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Football Fever or Genuine Illness?

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Now the World Cup is finally here, it’s time for employers to “get on the ball” in managing the expected levels of workplace absenteeism during the period of the competition.

FootballThe tournament runs until 11 July. The English National team’s fixtures started on Saturday June 12 with further fixtures arranged for 7.30pm on Friday 18 June, and at 3pm on Wednesday, 23 June. With the exception of the 23 June fixture, these games fit in with normal working patterns and should pose few problems for employers, although interest in the competition will grow should England qualify from the group stages.

In the aftermath of the 2006 World Cup, absenteeism is said to have cost the UK economy some £3 billion, so many businesses are already predicting significant losses due to unauthorised staff absenteeism.

Absenteeism will increase for most businesses during the World Cup; this figure will increase the further England progress through the competition. However, those employers that harness the feel good factor generated during the competition are likely to improve staff morale and adopting flexible working practices can be key in minimising unauthorised absences.

Proactive employers will remind employees how unauthorised absence will be dealt with according to disciplinary procedures and try to limit unauthorised absences by:

  • identifying that employees absent without authorisation will not be paid
  • stipulating that return to work interviews will take place for every employee on their return to work from an absence;
  • making it clear that disciplinary action will follow if a pattern of absence is found for an employee during the World Cup;
  • closely monitoring all employee absence throughout the period of the World Cup.

For employers wanting to avoid problems with absenteeism, a range of flexible temporary measures could be implemented, for example, allowing employees to watch games in a communal area in the workplace or at their work stations, allow radios in the workplace, encourage short notice annual leave requests or flexi-time working to allow later start times in the aftermath of important games.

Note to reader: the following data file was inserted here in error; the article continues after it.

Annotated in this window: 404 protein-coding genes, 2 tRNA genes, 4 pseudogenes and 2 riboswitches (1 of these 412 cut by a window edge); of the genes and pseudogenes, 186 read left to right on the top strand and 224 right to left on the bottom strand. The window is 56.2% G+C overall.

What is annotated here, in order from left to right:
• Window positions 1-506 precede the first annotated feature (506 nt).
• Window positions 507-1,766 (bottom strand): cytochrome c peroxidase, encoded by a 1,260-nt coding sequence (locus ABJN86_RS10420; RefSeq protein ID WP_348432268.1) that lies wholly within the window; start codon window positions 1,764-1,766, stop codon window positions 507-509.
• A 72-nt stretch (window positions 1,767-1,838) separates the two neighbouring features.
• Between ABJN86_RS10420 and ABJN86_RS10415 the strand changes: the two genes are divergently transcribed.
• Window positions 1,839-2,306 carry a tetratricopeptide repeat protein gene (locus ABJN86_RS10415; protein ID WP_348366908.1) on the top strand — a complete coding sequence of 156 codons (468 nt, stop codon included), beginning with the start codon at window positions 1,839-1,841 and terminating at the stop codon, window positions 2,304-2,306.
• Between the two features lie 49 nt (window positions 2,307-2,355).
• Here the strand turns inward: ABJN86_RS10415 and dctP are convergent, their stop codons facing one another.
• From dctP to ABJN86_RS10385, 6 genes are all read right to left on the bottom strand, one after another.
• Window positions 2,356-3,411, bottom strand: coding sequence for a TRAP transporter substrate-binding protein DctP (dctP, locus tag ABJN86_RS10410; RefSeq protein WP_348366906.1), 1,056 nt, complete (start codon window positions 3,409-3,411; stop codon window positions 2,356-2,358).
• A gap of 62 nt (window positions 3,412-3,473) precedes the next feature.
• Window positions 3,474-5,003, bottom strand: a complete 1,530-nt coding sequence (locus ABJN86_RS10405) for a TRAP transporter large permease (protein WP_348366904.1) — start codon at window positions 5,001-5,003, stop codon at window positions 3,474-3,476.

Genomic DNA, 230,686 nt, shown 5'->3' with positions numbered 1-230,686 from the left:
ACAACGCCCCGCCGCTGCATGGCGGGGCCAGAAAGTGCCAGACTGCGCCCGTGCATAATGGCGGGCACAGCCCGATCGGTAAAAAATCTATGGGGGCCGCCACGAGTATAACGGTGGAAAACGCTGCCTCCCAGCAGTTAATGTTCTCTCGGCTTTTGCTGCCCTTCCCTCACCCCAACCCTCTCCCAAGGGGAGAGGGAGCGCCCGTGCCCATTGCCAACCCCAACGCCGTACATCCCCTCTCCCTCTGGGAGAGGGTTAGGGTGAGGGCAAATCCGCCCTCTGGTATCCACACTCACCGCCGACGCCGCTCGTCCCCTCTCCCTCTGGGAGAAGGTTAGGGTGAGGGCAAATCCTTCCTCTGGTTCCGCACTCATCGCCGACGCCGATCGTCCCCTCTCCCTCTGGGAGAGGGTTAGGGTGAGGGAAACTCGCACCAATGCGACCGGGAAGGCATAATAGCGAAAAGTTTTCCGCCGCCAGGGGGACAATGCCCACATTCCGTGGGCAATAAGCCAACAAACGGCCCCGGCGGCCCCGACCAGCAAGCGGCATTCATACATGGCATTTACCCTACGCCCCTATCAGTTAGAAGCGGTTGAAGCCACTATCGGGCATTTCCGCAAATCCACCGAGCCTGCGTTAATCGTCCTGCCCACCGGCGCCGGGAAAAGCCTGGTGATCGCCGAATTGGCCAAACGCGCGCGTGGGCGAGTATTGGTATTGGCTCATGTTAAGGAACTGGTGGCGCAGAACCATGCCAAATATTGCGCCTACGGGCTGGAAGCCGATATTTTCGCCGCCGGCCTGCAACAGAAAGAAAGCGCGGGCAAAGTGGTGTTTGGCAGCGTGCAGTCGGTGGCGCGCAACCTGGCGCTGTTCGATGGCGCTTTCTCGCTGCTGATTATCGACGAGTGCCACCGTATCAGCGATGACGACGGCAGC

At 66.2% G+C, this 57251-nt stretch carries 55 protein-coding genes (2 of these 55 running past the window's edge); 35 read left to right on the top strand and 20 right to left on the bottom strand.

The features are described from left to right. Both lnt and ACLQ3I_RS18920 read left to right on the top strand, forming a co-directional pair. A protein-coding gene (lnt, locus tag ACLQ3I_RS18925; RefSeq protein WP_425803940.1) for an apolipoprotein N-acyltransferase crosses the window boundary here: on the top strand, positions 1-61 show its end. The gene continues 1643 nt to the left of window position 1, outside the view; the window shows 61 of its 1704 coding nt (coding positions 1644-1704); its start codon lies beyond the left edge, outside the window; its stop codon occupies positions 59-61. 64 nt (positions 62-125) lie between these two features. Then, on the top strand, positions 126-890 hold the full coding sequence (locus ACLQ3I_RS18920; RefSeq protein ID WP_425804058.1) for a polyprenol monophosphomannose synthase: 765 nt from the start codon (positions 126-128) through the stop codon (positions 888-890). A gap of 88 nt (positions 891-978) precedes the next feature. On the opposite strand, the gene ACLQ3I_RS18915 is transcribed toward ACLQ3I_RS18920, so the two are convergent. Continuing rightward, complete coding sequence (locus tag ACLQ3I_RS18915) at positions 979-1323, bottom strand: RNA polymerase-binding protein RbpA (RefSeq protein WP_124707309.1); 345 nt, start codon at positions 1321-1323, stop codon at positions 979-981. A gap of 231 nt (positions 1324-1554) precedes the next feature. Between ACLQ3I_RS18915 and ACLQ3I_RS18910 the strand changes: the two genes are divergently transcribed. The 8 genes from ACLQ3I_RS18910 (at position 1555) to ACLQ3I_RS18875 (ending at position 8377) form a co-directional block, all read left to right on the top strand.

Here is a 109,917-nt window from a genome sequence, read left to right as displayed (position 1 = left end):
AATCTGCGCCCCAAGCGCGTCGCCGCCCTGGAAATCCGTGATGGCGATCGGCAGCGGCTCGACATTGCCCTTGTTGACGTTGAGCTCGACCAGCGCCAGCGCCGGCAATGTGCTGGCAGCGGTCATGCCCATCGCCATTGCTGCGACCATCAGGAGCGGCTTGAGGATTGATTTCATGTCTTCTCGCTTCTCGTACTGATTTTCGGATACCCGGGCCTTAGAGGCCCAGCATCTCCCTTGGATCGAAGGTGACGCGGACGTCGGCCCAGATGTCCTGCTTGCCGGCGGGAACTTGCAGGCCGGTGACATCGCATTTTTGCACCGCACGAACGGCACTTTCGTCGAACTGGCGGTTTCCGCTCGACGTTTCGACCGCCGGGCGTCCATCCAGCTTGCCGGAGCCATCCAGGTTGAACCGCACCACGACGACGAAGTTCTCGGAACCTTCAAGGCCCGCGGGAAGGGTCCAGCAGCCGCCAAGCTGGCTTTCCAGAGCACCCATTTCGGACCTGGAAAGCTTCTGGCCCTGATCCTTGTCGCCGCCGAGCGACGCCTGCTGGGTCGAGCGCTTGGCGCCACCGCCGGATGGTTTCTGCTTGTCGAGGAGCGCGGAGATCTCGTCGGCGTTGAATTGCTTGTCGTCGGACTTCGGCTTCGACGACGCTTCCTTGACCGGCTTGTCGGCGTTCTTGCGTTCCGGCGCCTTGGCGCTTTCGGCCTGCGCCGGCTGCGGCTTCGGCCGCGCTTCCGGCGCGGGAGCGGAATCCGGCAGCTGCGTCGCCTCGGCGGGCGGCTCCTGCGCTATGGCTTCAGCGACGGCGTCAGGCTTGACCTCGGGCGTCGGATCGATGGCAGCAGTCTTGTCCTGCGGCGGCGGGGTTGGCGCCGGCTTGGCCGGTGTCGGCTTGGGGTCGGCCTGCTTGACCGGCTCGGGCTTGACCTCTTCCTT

However, it is important to maintain fairness in the treatment of all employees during this period. Not all employees are interested in football or will be supporting England during the competition. However, those genuinely supporting other teams should be treated no less favourably so as to avoid falling foul of laws on race discrimination.

Although it is more likely that men will be first in the queue for holiday requests, leave should be allocated fairly during this time to avoid allegations of sex discrimination. There are various initiatives to ensure fairness:

  • For the 4 weeks of the competition, suspend normal holiday rules, such as the limit on the number of employees off at the same time;
  • Make sure that flexibility and any perceived perks of the competition are given to non-England supporters in terms of other key matches;
  • Offer flexible working options to all employees, regardless of whether they are football fans or not;
  • Provide football-free areas.

Through careful planning and flexibility, the World Cup can prove to be positive for business and a powerful tool for improving productivity and staff morale.

For more information please contact Shaun Duffy at:

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